2023-09-21

# Complexity of (arc)-connectivity problems involving arc-reversals or deorientations

## Zusammenfassung

By a well known theorem of Robbins, a graph G has a strongly connected orientation if and only if G is 2-edge-connected and it is easy to find, in linear time, either a cut edge of G or a strong orientation of G. A result of Durand de Gevigny shows that for every k≥3 it is NP-hard to decide if a given graph G has a k-strong orientation. Thomassen showed that one can check in polynomial time whether a given graph has a 2-strong orientation. This implies that for a given digraph D we can determine in polynomial time whether we can reorient (=reverse) some arcs of D=(V,A) to obtain a 2-strong digraph D′=(V,A′). This naturally leads to the question of determining the minimum number of such arcs to reverse before the resulting graph is 2-strong. In this paper we show that finding this number is NP-hard. If a 2-connected graph G has no 2-strong orientation, we may ask how many of its edges we may orient so that the resulting mixed graph is still 2-strong. Similarly, we may ask for a 2-edge-connected graph G how many of its edges we can orient such that the resulting mixed graph remains 2-arc-strong. We prove that when restricted to graphs satisfying suitable connectivity conditions, both of these problems are equivalent to finding the minimum number of edges we must double in a 2-edge-connected graph in order to obtain a 4-edge-connected graph. Using this, we show that all these three problems are NP-hard. Finally, we consider the operation of deorienting an arc uv of a digraph D meaning replacing it by an undirected edge between the same vertices. In terms of connectivity properties, this is equivalent to adding the opposite arc vu to D. We prove that for every ℓ≥3 it is NP-hard to find the minimum number of arcs to deorient in a digraph D in order to obtain an ℓ-strong digraph D′.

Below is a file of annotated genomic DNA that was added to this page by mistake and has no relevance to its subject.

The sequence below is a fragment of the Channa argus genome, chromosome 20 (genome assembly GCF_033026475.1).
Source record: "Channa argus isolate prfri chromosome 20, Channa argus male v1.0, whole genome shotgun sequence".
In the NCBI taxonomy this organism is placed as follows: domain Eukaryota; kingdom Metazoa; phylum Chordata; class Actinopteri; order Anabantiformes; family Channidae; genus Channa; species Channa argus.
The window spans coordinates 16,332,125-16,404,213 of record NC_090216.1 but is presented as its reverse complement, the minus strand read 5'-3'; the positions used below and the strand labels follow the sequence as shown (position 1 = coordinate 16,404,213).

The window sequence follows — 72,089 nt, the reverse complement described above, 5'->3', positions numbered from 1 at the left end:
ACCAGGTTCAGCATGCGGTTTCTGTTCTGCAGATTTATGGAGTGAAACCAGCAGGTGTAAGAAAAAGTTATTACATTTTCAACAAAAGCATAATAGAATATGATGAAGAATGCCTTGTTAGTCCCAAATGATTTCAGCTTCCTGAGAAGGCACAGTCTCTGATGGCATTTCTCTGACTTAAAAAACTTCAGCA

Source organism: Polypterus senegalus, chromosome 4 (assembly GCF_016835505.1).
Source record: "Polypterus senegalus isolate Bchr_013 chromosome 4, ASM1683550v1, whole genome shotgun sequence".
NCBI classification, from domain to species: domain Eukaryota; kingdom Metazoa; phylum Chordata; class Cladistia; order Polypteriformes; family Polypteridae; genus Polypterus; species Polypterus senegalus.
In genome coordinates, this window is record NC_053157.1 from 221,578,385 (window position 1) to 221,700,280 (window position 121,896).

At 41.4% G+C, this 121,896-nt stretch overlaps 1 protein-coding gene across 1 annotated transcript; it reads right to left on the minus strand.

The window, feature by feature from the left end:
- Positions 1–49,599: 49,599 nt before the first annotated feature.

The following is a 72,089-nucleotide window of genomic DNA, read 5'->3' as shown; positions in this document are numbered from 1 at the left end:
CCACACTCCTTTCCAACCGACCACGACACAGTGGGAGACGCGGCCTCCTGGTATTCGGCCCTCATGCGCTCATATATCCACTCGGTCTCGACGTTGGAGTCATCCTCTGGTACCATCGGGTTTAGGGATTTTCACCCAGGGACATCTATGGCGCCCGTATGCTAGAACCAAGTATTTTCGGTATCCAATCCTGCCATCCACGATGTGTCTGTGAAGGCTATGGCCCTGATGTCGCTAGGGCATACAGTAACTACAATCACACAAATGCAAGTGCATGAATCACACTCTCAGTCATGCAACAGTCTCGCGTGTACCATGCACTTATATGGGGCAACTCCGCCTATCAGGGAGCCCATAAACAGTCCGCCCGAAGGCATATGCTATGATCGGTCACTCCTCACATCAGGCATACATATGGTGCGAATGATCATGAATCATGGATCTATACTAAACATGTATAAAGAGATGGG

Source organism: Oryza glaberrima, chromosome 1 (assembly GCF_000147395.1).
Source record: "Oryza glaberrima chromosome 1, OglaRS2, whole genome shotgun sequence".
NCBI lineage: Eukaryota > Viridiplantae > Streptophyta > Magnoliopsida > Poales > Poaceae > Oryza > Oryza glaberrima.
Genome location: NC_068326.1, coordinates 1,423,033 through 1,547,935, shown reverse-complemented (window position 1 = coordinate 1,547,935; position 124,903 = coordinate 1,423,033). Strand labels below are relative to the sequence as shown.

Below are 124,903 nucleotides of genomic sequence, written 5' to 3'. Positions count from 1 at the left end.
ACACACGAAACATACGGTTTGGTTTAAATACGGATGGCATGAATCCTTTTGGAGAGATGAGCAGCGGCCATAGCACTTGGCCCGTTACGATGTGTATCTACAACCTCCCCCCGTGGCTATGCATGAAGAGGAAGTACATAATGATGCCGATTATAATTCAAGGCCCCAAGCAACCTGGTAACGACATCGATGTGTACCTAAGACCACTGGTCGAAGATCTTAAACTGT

Artikel

Veröffentlichungsdatum

2023-09-21

Letztes Änderungsdatum

2024-05-02